23 July 2018 – Dungeons and Dragons has great potential to develop social, intellectual and creative skills, writes Tanwen Ward who runs social support groups for children, teenagers and young adults on the autism spectrum. She has just started offering Tabletop+, a table-top role-playing game group for autistic teenagers and young adults.
WHEN I MENTION that I play Dungeons and Dragons, people often don’t know what I mean.
I imagine that the typical stereotypes come to mind – the pimply teenage boys in mum’s basement, the geeky outcasts hiding away in the school library, dressing up as wizards and elves and much more.
Although some people scoff and smirk, I’ve found that most are just interested to find out more.
I got into Dungeons and Dragons when I found out some friends were playing and, being a self-proclaimed video game geek, I was all too excited to join in.
After over a year and a half of playing it myself, however, I’ve come to cherish the weekly sessions as a way to bond with my friends, increase my creativity and confidence, and let my imagination run wild!
I was getting so much out of playing that I started looking into the research behind Dungeons and Dragons and other similar games to whether there was published evidence for the benefits I was experiencing myself.
What follows is the results of some of that research, which outlines the benefits of playing Dungeons and Dragons.
What is Dungeons and Dragons?
Dungeons and Dragons is a cooperative table-top role-playing game.
It was the world’s first official fantasy role-playing game, and many of the fantasy video games we play today are based on it.
The original game, created by Gary Gygax and Dave Arneson, was released in 1974.
Since its release, there have been nine different versions of the game with hundreds of associated rulebooks, supplementary books, campaigns and novella.
Television shows such as Stranger Things, The IT Crowd, Community, The Big Bang Theory and Futurama, have featured table-top role playing games which seems to be increasing their popularity within a range of age groups.
In Dungeons and Dragons, players and the Game Master or Dungeon Master sit around a table, with character sheets describing their player characters and a set of polyhedral game dice.
The Game Master, using campaign books, supplements or their own story, describes the setting, situation or challenges ahead of the players.
The players then, guided by their own imaginations and their dice rolls, describe what their character would do in response.
Many typical adventures involve seeking out treasure, overthrowing tyrannical leaders, investigating mysteries and ridding the world of evil creatures.
What are the costs and benefits of Table-top Role-Playing Games?
Dungeons and Dragons, and other table-top role-playing games, are not only a way to escape reality and take on the persona of the hero of a story, but they also build a range of social, intellectual and creative skills.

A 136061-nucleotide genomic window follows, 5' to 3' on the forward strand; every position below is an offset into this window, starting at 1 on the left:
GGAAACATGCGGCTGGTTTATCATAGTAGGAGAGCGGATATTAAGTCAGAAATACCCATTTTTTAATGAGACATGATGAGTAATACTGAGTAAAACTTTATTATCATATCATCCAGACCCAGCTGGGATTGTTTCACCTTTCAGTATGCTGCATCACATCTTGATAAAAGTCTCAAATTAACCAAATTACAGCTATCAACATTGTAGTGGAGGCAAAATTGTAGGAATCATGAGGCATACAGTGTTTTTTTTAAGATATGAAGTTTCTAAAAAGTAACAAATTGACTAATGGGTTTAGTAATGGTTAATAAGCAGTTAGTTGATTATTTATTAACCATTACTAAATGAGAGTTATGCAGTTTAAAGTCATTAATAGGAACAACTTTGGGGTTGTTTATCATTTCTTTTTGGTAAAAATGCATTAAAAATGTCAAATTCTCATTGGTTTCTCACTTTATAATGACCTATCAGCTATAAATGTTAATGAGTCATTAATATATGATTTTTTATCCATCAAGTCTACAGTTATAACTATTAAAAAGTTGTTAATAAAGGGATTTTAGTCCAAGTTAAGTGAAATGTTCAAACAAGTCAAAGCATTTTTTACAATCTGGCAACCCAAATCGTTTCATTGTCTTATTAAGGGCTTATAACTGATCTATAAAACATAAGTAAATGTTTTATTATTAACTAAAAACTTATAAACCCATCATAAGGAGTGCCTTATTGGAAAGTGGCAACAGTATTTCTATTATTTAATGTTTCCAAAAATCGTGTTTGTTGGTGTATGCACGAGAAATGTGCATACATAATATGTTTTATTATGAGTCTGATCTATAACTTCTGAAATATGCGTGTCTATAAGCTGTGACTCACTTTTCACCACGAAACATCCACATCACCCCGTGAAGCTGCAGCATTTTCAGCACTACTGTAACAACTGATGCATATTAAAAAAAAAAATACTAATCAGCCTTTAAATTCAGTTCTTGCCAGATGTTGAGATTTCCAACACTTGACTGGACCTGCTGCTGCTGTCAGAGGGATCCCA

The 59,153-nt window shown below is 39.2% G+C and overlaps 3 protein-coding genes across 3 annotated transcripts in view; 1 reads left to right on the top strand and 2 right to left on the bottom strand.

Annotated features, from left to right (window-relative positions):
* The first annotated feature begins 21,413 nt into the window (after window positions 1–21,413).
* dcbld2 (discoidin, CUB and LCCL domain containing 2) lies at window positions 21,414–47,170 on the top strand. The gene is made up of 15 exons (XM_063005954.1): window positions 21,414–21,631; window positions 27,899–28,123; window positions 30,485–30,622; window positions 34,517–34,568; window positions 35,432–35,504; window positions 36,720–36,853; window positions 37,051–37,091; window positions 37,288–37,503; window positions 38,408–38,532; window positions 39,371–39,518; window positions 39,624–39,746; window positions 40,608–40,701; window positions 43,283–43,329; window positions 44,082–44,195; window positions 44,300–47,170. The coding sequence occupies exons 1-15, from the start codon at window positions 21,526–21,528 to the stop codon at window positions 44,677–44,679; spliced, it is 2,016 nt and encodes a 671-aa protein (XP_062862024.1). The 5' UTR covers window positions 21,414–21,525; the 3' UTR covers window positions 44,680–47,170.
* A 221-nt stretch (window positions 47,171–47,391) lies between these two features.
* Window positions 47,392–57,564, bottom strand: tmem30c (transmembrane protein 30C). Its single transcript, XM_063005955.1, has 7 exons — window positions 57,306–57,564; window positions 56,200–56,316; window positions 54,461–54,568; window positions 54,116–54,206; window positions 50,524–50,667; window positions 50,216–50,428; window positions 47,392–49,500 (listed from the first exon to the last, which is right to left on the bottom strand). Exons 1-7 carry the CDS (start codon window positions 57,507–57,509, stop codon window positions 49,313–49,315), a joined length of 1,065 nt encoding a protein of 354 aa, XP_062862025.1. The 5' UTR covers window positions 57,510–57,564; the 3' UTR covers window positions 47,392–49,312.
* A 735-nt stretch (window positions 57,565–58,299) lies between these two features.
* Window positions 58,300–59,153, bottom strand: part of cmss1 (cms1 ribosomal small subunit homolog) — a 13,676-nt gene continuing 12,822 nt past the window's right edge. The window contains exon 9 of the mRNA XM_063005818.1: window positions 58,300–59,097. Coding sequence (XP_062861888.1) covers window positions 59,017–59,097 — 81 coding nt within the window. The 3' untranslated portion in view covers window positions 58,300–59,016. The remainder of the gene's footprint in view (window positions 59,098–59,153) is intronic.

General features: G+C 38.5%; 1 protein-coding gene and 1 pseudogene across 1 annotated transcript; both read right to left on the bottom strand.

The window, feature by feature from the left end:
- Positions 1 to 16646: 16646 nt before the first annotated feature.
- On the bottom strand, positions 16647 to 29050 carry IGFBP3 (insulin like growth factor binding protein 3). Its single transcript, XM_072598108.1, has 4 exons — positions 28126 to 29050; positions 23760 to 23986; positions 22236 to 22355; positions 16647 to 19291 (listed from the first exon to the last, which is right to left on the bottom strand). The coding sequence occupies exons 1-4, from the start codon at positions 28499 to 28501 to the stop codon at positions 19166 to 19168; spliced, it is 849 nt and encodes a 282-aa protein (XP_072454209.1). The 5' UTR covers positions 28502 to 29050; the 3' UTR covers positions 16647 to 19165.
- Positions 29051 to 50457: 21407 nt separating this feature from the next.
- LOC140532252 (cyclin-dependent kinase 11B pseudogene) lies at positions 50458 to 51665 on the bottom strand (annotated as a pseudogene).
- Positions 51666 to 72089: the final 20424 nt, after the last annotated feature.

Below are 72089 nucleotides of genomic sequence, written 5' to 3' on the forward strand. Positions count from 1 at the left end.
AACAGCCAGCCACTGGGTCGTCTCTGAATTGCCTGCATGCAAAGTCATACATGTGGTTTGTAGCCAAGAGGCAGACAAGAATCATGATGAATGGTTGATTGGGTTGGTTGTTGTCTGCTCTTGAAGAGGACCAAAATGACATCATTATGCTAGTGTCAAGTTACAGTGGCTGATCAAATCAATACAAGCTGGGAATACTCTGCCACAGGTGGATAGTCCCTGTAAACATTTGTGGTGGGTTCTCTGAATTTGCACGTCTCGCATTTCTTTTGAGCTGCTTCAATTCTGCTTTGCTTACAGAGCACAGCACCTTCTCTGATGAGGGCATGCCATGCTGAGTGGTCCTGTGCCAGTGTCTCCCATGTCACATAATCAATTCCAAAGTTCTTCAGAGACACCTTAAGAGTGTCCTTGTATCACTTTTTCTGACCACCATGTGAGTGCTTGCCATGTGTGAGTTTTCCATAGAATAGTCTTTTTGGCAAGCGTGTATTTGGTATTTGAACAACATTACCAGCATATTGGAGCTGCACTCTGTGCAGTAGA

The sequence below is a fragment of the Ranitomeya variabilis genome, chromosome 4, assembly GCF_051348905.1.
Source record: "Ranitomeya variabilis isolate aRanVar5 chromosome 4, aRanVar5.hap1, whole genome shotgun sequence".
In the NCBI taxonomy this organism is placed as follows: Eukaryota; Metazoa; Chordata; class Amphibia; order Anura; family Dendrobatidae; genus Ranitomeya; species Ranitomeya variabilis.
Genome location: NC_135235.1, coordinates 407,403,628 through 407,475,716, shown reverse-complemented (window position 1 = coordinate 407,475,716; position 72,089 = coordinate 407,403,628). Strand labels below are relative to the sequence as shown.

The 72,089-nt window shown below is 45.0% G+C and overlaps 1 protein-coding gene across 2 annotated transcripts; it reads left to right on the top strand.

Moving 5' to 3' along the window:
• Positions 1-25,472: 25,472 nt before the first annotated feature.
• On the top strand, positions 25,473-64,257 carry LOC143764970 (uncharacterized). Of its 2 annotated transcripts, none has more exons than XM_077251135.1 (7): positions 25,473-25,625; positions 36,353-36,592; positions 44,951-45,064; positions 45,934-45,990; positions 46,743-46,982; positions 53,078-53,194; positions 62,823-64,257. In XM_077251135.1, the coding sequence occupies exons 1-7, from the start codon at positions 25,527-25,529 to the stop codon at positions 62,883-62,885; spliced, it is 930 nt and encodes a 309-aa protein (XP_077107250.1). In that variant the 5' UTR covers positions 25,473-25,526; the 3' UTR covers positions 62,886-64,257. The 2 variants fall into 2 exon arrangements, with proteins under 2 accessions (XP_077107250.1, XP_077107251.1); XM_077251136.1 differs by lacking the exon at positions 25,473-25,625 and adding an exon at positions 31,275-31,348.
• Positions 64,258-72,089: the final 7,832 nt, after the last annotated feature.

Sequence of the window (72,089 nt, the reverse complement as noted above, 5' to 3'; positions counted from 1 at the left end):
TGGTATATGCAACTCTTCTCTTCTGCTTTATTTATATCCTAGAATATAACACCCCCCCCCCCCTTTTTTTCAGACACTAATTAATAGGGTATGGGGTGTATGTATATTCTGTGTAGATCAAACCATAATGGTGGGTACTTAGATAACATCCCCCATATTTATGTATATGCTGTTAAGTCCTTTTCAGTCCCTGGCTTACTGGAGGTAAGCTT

Players work together to overcome obstacles put in place by the Game Master and while playing in character, the players must work, improvise and cooperate, as if they were someone else.
In a 2006 study, a Dungeons and Dragons-like game was used to assess the therapeutic effectiveness of role-playing games within an outpatient group of 9-11-year-olds (Enfield, 2006).
Each of the children taking part had been referred for therapeutic intervention due to impulsive and disruptive behaviour.
Two of the boys had been diagnosed with attention-deficit/hyperactivity disorder (ADHD), one demonstrated aggressive behaviour and autistic traits, and one had a history of abuse and neglect.
Following the end of the intervention, and after two school terms, school and home reporting showed that all four of the boys were far less impulsive and their social functioning had improved significantly.
The cooperation required to overcome the obstacles put in place by the therapist (who took on the role of Game Master), resulted in the boys spending longer amounts of time engaged in conversation, planning manoeuvres and cooperating.
Each demonstrated increasing confidence in leading the group and problem-solving, skills which transferred into home and school life.
At school, teachers reported that the boys were less disruptive in class, had improved their grades and significantly decreased the number of reported detentions.
At home, families reported that the boys were more confident, used less negative self-talk, and were eager to take on more responsibilities within the home (Enfield, 2006).
Another study investigated the use of group role-playing games in the development and practice of social and emotional self-regulation skills among gifted children and adolescents (Rosselet & Stauffer, 2013).
Similar to Enfield (2006), Rosselet and Stauffer (2013) used a Dungeons and Dragons-like game across a series of weekend-long workshops, once per school term.
Behavioural observations were made during the game, and players were given a debrief afterwards.